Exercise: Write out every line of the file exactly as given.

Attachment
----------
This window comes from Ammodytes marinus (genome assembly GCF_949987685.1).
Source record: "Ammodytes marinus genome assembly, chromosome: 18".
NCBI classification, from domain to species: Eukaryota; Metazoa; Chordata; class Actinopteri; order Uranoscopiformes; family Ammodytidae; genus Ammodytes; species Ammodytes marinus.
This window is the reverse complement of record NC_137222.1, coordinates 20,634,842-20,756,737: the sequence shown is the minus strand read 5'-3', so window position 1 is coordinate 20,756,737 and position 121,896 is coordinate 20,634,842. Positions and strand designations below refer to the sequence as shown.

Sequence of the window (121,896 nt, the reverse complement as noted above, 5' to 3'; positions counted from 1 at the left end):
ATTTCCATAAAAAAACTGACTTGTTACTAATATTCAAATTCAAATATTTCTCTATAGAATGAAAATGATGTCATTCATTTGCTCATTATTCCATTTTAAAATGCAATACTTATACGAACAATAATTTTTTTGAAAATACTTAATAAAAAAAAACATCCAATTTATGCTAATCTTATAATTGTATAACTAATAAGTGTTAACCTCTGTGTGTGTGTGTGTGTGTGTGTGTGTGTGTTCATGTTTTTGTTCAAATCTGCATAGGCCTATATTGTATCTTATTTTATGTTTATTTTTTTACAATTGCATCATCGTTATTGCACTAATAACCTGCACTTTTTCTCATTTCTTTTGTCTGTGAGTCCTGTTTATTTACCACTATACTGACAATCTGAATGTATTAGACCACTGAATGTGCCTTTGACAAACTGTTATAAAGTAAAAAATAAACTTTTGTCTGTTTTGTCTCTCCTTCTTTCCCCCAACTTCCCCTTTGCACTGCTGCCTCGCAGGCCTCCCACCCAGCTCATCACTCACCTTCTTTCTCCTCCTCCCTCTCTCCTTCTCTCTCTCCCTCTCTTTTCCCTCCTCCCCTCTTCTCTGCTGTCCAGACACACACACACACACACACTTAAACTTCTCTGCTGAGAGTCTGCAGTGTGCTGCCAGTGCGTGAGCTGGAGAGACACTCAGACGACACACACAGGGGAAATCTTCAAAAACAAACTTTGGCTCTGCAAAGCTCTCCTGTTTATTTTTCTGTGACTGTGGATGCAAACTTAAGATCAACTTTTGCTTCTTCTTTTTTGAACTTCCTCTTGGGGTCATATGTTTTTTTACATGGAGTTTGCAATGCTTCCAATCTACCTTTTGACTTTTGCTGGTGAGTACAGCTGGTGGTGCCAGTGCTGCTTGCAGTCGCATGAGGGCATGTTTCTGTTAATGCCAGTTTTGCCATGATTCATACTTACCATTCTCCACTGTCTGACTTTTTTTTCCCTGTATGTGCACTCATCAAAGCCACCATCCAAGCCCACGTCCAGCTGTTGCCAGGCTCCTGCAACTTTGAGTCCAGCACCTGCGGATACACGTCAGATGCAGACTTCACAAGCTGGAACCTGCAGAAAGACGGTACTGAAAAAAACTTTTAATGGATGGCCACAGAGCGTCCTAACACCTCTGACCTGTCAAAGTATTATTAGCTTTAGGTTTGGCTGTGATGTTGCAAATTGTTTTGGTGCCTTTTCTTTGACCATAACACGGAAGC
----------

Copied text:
This window comes from Ammodytes marinus (genome assembly GCF_949987685.1).
Source record: "Ammodytes marinus genome assembly, chromosome: 18".
NCBI classification, from domain to species: Eukaryota; Metazoa; Chordata; class Actinopteri; order Uranoscopiformes; family Ammodytidae; genus Ammodytes; species Ammodytes marinus.
This window is the reverse complement of record NC_137222.1, coordinates 20,634,842-20,756,737: the sequence shown is the minus strand read 5'-3', so window position 1 is coordinate 20,756,737 and position 121,896 is coordinate 20,634,842. Positions and strand designations below refer to the sequence as shown.

Sequence of the window (121,896 nt, the reverse complement as noted above, 5' to 3'; positions counted from 1 at the left end):
ATTTCCATAAAAAAACTGACTTGTTACTAATATTCAAATTCAAATATTTCTCTATAGAATGAAAATGATGTCATTCATTTGCTCATTATTCCATTTTAAAATGCAATACTTATACGAACAATAATTTTTTTGAAAATACTTAATAAAAAAAAACATCCAATTTATGCTAATCTTATAATTGTATAACTAATAAGTGTTAACCTCTGTGTGTGTGTGTGTGTGTGTGTGTGTGTGTTCATGTTTTTGTTCAAATCTGCATAGGCCTATATTGTATCTTATTTTATGTTTATTTTTTTACAATTGCATCATCGTTATTGCACTAATAACCTGCACTTTTTCTCATTTCTTTTGTCTGTGAGTCCTGTTTATTTACCACTATACTGACAATCTGAATGTATTAGACCACTGAATGTGCCTTTGACAAACTGTTATAAAGTAAAAAATAAACTTTTGTCTGTTTTGTCTCTCCTTCTTTCCCCCAACTTCCCCTTTGCACTGCTGCCTCGCAGGCCTCCCACCCAGCTCATCACTCACCTTCTTTCTCCTCCTCCCTCTCTCCTTCTCTCTCTCCCTCTCTTTTCCCTCCTCCCCTCTTCTCTGCTGTCCAGACACACACACACACACACACTTAAACTTCTCTGCTGAGAGTCTGCAGTGTGCTGCCAGTGCGTGAGCTGGAGAGACACTCAGACGACACACACAGGGGAAATCTTCAAAAACAAACTTTGGCTCTGCAAAGCTCTCCTGTTTATTTTTCTGTGACTGTGGATGCAAACTTAAGATCAACTTTTGCTTCTTCTTTTTTGAACTTCCTCTTGGGGTCATATGTTTTTTTACATGGAGTTTGCAATGCTTCCAATCTACCTTTTGACTTTTGCTGGTGAGTACAGCTGGTGGTGCCAGTGCTGCTTGCAGTCGCATGAGGGCATGTTTCTGTTAATGCCAGTTTTGCCATGATTCATACTTACCATTCTCCACTGTCTGACTTTTTTTTCCCTGTATGTGCACTCATCAAAGCCACCATCCAAGCCCACGTCCAGCTGTTGCCAGGCTCCTGCAACTTTGAGTCCAGCACCTGCGGATACACGTCAGATGCAGACTTCACAAGCTGGAACCTGCAGAAAGACGGTACTGAAAAAAACTTTTAATGGATGGCCACAGAGCGTCCTAACACCTCTGACCTGTCAAAGTATTATTAGCTTTAGGTTTGGCTGTGATGTTGCAAATTGTTTTGGTGCCTTTTCTTTGACCATAACACGGAAGC